Home  |  What's New  |  Features  |  Gallery  |  Reviews  |  Reference  |  Forum  |  Search

Spitfire Mk.Ia

by David Turner


Supermarine Spitfire Mk Ia
No 92 (East India) Squadron


Tamiya's 1/48 scale Spitfire Mk.I is available online from Squadron.com




Tamiya 1/48 Spitfire Mk Ia
No 92 (East India) Squadron

Motto: “Either Fight Or Die” 

On May the 1st 1940, RST was posted to No 92 Squadron under the command of Squadron Leader Roger Bushel. This gallant officer was to become legendry as “Big X” at Stalag Luft III and led the famous escape. He was one of sixty executed by the Gestapo upon their recapture. Tuck was promoted to the rank of Flight Lieutenant and appointed as a flight Commander by Bushell. 

During the frenetic activity of the Dunkirk evacuation, RST gained the first of his aerial victories, a Messerschmitt Bf-109, on the morning of May 23rd and added two Bf-110s during the afternoon. However, his final victim of the day had also scored, with Tuck being forced to “dead stick” his battle-damaged Spitfire on to the grass verge in front of the Hornchurch control tower. 

The elation from his victories was short-lived, with the news that the squadron had suffered heavily, almost half it’s strength had gone, including the Commanding Officer. Group Captain “Daddy” Bouchier made the decision to give Tuck the squadron. Under RST’s leadership, gone were the out-dated Fighter Area Attacks and tight, three-ship “vic” formations became a thing of the past. 

His personal score began to mount over the coming days. His bravery and skill was recognised, with the award of the Distinguished Flying Cross on June 11th. His Majesty King George VI presented his award at a ceremony at Hornchurch, on June the 28th. It was to be the first of many meetings with royalty.


The Model

The next Spitfire is marked as GR o P, N3249 during May 1940. This aircraft is believed to be the Spitfire flown on May 23rd, when RST gained his initial victories. It is depicted in the standard “B” pattern camouflage scheme of Dark Earth and Dark Green. However, as an additional recognition feature adopted in late 1939, the undersides of the aircraft were divided evenly along the fuselage centreline, with the port side being painted in Night and the starboard in white. Polly Scale Dark Earth and Dark Green were used, along with Tamiya Flat White. The “Night” was mixed from Tamiya Dark Red and Flat Black, after reading Brett Green’s excellent Tamiya Spitfire Ia review on HyperScale.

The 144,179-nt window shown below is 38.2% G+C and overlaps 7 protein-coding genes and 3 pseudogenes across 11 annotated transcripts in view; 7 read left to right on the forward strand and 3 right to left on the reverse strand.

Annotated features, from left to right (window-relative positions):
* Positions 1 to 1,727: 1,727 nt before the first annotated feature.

The superb Tamiya kit received the following minor additions:

·   Once again, the kit seat was replaced with the Cutting Edge Spitfire seat. This time without the moulded harness. (CEC48349)

·   An Eduard “Sutton” harness was added. As was Eduard PE armour plate to the rear of the seat. (More on this to follow)

·   The exhausts were replaced with items from Ultracast.

·   Decals were again from the outstanding Victory Productions set.


Following completion of this model, (isn’t it always the way?), I purchased the excellent “Spitfire – A Complete Fighting History” by Alfred Price, (1991, Promotional Reprint Company). This is a combination of his “Spitfire At War” and “Spitfire At War 2.”  

They say that 20/20 hindsight and zero groundspeed is a beautiful thing. I would agree. Using the reference, I believe there is sufficient evidence to question the authenticity of this scheme, for the timeframe involved. Pg 29 shows a photo of RST, with P/Os Holland and Wright, standing in front of Spitfire GR o U. It has the Night port wing and appears to be Duck Egg Green on the remainder of the lower surfaces, with the starboard wing (possibly) in white. 

As to the armour plate, I added the armoured glass windscreen, as well as the seat-back armour. On re-reading “Fly For Your Life” by Larry Forrester (again, after model completion), Tuck states that the armoured windscreen was only fitted just prior to the afternoon sorties on the 23rd of May and, was the only armour the aircraft had at that stage. Cest la guerre. Anyway, I am happy with the final result and the scheme is pleasing to the eye.


Additional Images


Click on the thumbnails below to view larger images:

Model and Text Copyright © 2003 by SQNLDR David Turner
Model Images Copyright © 2003 by Brett Green
Page Created 15 September, 2003
Last Updated 25 March, 2004

Back to HyperScale Main Page